Helpmanns still rough around the edges

For the first time ever, I watched the Helpmann Awards from the comfort of my lounge room in Pyrmont – not far from where all the bright lights were all on at the Sydney Opera House.

It’s a different experience from watching it live, and from my recollection I’ve sat in the audience for the last six or seven of them.

Firstly, the red carpet broadcast was a disaster.

Darcey Bussell may be an internationally renowned dancer and I mean no disrespect to her stunning career, but research is the key, darling.

Asking people what they’re nominated for, asking if they’re performing on the night and having no idea who the talent even is certainly isn’t the way to broadcast an event like this.

Jonathan Biggins’ opening gambit was funny enough – though throwing in political references like ‘Rudd Never Dies’ and ‘Kiss Me Carbon Kate’ was a bit tacky – and when he was jokingly ‘played off’, it couldn’t have come soon enough.

During Esther Hannaford’s acceptance speech, you could hear someone else talking over the top of her. Perhaps Biggins’ mic was left on.

Either way, it was amateur stuff.

Presenters not knowing how to say of winners’ names, impromptu singing from presenters and a huge number of winners not even being tat the ceremony all added to the fun. Not.

Ah dear oh dear, 30 minutes in and I want to flick back to Monday Night Football.

Thank God for the boys from The Chaser – they added some legitimate comedy.

Denise Scott followed and her acceptance speech was fantastic. Perhaps there’s some life in this thing yet. But wait, let’s go to an ad half-way through an acceptance speech and then randomly come back half-way through the next award. Ah, Foxtel do it so well.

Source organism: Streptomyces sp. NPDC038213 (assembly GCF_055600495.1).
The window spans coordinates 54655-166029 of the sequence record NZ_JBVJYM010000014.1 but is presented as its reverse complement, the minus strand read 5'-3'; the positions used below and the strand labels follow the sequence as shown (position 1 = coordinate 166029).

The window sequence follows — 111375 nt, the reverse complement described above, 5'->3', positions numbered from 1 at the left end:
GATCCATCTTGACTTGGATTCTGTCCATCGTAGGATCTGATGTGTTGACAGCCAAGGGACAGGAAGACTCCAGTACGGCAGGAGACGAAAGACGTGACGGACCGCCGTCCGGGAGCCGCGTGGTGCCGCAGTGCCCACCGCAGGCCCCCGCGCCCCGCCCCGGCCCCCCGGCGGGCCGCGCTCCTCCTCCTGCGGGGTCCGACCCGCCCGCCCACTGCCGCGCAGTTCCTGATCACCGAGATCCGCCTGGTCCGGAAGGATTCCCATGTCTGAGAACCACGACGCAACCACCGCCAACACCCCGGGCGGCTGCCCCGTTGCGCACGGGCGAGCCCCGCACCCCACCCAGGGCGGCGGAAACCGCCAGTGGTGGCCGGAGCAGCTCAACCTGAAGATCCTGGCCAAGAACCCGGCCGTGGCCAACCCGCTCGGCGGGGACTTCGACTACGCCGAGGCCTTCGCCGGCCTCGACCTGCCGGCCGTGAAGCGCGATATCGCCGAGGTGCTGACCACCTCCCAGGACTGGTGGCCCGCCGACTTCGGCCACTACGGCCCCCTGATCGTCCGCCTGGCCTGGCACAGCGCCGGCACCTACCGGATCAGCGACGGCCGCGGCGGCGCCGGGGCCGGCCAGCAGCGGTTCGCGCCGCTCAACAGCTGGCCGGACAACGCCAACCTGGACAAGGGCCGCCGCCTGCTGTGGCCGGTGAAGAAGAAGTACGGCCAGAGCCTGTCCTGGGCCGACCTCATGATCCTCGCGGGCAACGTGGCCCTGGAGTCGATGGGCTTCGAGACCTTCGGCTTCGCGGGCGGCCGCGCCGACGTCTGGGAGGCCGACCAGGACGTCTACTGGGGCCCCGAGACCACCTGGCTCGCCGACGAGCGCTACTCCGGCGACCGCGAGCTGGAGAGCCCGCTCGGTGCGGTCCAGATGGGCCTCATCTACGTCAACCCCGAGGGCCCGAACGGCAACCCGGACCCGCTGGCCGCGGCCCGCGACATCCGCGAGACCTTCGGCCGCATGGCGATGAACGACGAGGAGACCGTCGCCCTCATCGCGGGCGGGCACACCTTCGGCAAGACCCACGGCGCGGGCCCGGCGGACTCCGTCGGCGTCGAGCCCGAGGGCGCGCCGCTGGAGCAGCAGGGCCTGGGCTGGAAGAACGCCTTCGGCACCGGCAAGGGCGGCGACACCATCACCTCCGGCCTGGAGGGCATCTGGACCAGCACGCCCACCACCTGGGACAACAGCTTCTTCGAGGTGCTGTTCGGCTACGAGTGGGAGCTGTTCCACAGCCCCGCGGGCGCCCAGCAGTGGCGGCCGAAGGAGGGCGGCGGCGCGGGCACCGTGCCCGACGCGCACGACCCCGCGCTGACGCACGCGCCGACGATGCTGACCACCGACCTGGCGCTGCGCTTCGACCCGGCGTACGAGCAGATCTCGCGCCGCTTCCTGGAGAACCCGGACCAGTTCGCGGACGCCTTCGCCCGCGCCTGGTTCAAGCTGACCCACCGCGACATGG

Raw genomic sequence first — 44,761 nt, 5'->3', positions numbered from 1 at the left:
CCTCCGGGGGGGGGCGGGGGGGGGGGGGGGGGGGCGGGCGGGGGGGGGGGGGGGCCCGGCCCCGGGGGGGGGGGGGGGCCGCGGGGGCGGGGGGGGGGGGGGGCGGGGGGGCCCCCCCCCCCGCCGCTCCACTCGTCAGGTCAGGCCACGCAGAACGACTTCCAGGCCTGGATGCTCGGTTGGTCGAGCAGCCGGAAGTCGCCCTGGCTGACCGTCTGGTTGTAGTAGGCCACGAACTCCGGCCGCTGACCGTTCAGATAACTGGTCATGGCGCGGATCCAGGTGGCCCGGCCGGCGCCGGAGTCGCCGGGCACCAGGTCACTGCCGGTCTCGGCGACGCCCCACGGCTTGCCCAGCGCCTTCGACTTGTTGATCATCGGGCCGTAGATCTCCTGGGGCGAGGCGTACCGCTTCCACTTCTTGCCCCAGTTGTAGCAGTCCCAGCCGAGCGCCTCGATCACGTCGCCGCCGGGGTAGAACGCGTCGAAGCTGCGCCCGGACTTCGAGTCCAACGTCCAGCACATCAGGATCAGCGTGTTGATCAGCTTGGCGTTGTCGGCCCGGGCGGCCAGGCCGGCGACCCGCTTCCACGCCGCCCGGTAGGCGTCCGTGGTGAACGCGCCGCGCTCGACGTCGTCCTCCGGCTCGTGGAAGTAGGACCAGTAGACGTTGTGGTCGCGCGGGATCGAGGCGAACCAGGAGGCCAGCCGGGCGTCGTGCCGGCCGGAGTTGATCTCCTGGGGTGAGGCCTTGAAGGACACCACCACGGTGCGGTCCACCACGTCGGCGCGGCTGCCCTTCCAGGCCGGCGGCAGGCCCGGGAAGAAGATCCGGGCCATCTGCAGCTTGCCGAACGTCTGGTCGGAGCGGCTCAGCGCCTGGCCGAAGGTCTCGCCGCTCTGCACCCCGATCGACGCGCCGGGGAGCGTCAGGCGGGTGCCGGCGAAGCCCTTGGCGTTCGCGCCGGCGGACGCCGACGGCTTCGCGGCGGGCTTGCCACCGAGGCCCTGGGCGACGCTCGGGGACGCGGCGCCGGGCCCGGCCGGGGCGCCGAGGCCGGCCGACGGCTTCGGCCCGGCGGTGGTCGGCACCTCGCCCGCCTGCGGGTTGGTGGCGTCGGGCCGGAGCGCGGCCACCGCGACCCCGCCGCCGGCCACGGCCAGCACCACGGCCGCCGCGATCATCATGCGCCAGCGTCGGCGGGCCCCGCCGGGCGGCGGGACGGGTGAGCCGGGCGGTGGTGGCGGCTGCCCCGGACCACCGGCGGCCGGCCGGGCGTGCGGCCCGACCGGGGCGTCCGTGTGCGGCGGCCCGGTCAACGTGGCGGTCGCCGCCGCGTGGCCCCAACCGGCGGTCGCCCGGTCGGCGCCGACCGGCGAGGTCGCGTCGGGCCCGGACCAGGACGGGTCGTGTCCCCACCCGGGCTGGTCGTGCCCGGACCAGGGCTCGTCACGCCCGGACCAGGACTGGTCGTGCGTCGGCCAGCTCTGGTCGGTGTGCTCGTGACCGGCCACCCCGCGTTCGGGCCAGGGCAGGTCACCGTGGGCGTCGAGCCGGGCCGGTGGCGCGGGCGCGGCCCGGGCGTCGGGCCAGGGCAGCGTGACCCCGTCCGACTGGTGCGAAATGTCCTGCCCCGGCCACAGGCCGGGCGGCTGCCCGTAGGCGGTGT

We keep going, and more people who win awards aren’t there. Did invites get lost in the mail?

There were moments of brilliance, of course. Amanda Harrison, Sharon Millerchip and Caroline O’Connor were brilliant in their tribute to Nancye Hayes, Toni Lamond and Jill Perryman.

Hayes, Perryman and Lamond are pioneers of musical theatre in this country and deserved the honour. In fact, it should have been given to them well before now.

Dinosaur and Paul Capsis? Good stuff and visually wonderful.

OK, so it’s getting better as it goes on.

But hang on, what’s the deal with putting award winners right at the back?

Particularly Philip Jacobsen from Frontier Touring Company who had to hobble down the stairs to get to the stage. Good seating plan.

Martin Crewes somehow found the ‘presenters joke book’ and chose the worst one he could find.

Once they came back from one ad on the television broadcast, you could hear the announcer in the theatre asking for applause. Nothing like spontaneity.

Biggins showed some though – he didn’t even read out the nominees for Best Director of a Musical. Straight to the winner – good time saver.

The Helpmann Awards are an important event on the Australian theatre calendar and it is important that they continue.

But something must be done to gain it more respect and recognition, because at the moment, it’s all a bit lopsided.

Tonight’s presentation was quicker than normal, and clearly producers were going for a slicker event. But the lack of time to put together an event such as this was clearly evident.

The Helpmanns need to take a stronger, more professional and more dedicated direction in the future, or they will disappear into a big black hole – and there’s plenty of companies and shows down there.

Tonight brought to an end my association with the Helpmanns as a journalist. It’s in a much better place then when I first started covering them nearly a decade ago, but there’s a long, long way to go.

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